[JURIST] A Japanese group consisting of 13 right-wing parliamentarians and more than 200 local politicians, nationalist intellectuals and historians called on the US House of Representatives Friday to retract a proposed non-binding resolution [H Res 121 text; press release] asking Japan to formally apologize in a clear and unequivocal manner [JURIST report] for enslaving hundreds of thousands of women in East Asia and the Pacific to serve as "comfort women" [Amnesty backgrounder; JURIST news archive] for the Japanese Imperial Army during World War II, claiming that the resolution is based upon "wrong information" and contradicts "historical fact." The group, headed by filmmaker Satoru Mizushima, claims that the "comfort women" should not be referred to as sex slaves because the group believes they were generally compensated and therefore "business." Mizushima has in the past characterized the Nanjing Massacre [Wikipedia backgrounder] and other Japanese World War II-era atrocities as a myth propagated by China as anti-Japanese propaganda [Japan Times report].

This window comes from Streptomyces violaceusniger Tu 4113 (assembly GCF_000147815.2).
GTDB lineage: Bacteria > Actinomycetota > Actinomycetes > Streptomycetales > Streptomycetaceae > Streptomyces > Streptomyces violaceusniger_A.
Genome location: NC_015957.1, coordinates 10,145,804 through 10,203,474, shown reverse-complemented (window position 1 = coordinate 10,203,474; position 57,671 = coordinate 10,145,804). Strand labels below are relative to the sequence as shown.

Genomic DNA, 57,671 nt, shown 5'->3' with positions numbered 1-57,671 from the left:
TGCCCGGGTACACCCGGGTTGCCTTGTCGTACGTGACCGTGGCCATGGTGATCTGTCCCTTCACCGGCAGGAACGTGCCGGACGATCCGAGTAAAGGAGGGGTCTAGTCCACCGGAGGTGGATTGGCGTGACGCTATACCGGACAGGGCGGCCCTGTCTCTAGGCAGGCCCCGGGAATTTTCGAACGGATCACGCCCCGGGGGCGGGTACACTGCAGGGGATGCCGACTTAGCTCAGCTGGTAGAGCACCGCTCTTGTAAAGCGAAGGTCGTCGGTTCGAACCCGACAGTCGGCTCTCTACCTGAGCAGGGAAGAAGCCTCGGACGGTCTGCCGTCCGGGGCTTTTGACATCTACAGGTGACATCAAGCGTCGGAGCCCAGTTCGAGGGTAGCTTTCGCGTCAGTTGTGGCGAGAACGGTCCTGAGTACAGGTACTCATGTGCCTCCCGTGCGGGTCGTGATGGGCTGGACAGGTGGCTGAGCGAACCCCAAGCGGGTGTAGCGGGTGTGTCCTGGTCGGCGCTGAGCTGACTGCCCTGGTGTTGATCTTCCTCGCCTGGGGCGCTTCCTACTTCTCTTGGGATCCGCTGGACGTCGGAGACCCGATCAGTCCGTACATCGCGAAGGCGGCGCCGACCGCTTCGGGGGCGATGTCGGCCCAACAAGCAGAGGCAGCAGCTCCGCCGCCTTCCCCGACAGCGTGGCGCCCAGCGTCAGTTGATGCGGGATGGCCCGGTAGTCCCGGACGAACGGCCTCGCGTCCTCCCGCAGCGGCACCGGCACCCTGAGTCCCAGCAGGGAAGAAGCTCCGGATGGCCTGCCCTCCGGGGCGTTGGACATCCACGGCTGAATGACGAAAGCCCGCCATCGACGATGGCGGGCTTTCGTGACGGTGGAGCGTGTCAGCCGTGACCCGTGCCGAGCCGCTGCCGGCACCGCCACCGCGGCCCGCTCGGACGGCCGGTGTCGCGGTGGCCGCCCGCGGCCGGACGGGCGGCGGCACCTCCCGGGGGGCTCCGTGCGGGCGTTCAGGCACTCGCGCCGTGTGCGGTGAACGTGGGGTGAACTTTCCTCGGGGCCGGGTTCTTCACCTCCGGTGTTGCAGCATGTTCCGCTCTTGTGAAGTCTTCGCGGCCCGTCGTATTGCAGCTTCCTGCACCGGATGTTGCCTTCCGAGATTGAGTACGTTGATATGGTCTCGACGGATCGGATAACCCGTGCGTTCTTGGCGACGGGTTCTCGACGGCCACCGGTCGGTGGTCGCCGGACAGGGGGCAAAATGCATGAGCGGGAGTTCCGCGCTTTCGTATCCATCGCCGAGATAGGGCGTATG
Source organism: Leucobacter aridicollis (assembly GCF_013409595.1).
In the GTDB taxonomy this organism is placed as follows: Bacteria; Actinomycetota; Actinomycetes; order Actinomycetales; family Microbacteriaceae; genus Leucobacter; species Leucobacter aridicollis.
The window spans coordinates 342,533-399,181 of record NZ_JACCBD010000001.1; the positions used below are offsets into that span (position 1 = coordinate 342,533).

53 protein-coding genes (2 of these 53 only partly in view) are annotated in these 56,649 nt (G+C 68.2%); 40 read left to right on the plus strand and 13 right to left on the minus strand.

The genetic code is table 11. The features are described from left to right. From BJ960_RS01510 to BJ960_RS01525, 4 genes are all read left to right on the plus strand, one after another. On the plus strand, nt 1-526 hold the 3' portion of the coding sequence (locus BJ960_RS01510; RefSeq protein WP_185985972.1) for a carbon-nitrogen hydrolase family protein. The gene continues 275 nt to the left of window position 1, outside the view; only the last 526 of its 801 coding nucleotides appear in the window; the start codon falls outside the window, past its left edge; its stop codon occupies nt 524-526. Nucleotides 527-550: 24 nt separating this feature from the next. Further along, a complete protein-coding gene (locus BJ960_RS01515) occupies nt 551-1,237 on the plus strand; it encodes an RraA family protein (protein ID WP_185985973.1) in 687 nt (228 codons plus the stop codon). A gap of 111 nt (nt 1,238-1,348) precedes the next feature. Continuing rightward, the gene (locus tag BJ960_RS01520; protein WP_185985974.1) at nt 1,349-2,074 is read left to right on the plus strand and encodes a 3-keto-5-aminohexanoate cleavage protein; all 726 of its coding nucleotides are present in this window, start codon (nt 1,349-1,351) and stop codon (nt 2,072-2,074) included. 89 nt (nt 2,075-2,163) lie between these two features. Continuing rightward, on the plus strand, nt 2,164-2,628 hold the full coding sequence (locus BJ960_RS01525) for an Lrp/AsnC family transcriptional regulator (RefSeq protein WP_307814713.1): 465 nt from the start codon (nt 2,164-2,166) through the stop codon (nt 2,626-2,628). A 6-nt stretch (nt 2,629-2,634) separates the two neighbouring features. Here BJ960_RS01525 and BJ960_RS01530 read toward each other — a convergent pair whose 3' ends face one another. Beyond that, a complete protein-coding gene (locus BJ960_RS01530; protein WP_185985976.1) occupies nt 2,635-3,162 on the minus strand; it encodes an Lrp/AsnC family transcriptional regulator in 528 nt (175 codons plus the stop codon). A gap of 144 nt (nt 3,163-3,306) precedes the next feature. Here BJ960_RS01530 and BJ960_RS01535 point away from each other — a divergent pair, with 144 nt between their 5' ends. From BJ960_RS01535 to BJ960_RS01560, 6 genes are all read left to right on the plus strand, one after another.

In March, Japanese Prime Minister Shinzo Abe [official website, in Japanese] denied allegations of forced sexual slavery [JURIST report], saying instead that the women were professional prostitutes paid for their services. Abe's statements echoed the sentiments of Japanese Foreign Minister Taro Aso, who made similar remarks [JURIST report] in February. Abe also later characterized the US House resolution as being "not based on objective facts" [JURIST report], but later issued a guarded apology [JURIST report], although stopping short of explicitly acknowledging the role played by the Japanese military and government in facilitating the brothels. Many Japanese nationalists have urged the Abe's government to revisit the 1993 Kono Statement [text], in which the Japanese government offered its "sincere apologies and remorse" to the victims after decades of denying official involvement. AP has more.